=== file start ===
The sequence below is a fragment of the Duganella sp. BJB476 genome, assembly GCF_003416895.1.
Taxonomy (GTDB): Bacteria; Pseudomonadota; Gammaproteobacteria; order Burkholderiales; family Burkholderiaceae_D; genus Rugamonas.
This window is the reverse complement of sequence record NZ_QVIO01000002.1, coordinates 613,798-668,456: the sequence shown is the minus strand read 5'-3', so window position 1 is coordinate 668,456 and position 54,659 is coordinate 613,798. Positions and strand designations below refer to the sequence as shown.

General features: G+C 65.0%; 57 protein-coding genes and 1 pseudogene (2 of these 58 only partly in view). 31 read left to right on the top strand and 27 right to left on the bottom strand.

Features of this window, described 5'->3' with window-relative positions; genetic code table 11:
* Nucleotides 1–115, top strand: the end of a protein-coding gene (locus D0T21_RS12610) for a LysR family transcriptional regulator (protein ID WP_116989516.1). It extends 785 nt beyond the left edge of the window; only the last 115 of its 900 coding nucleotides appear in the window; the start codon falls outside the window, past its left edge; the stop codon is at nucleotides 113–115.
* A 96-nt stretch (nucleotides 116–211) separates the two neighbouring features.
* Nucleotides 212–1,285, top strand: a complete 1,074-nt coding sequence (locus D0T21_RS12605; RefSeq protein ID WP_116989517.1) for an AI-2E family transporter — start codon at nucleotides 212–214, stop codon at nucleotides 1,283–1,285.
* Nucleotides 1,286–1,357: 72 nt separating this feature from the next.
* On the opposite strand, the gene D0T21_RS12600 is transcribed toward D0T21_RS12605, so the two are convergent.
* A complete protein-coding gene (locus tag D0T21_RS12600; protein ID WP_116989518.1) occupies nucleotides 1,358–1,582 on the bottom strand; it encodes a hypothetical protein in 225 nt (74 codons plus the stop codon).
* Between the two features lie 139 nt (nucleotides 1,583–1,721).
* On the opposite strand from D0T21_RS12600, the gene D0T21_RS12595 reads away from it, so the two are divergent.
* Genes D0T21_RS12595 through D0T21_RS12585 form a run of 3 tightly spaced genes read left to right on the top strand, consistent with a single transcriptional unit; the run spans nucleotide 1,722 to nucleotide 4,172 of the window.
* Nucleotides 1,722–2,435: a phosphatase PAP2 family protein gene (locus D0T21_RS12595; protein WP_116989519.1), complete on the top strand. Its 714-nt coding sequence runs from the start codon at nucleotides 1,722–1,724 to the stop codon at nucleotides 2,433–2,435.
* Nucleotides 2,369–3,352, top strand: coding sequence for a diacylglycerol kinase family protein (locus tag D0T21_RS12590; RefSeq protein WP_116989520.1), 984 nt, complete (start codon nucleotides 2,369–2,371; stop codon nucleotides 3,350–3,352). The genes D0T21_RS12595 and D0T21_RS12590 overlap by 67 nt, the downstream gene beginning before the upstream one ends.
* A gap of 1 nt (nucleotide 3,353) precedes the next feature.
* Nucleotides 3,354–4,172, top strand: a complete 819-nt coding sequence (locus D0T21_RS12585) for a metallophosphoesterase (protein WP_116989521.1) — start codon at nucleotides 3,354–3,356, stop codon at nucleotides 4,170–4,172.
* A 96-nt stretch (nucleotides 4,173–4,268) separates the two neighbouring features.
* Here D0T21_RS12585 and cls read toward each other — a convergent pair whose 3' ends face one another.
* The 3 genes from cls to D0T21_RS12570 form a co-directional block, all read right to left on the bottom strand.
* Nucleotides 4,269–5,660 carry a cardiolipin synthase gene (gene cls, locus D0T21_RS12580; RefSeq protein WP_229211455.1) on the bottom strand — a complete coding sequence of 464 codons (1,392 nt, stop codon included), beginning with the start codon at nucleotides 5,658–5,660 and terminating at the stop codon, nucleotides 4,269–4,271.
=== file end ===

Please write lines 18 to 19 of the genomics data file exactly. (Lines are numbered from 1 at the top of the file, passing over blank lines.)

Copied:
* Nucleotides 3,354–4,172, top strand: a complete 819-nt coding sequence (locus D0T21_RS12585) for a metallophosphoesterase (protein WP_116989521.1) — start codon at nucleotides 3,354–3,356, stop codon at nucleotides 4,170–4,172.
* A 96-nt stretch (nucleotides 4,173–4,268) separates the two neighbouring features.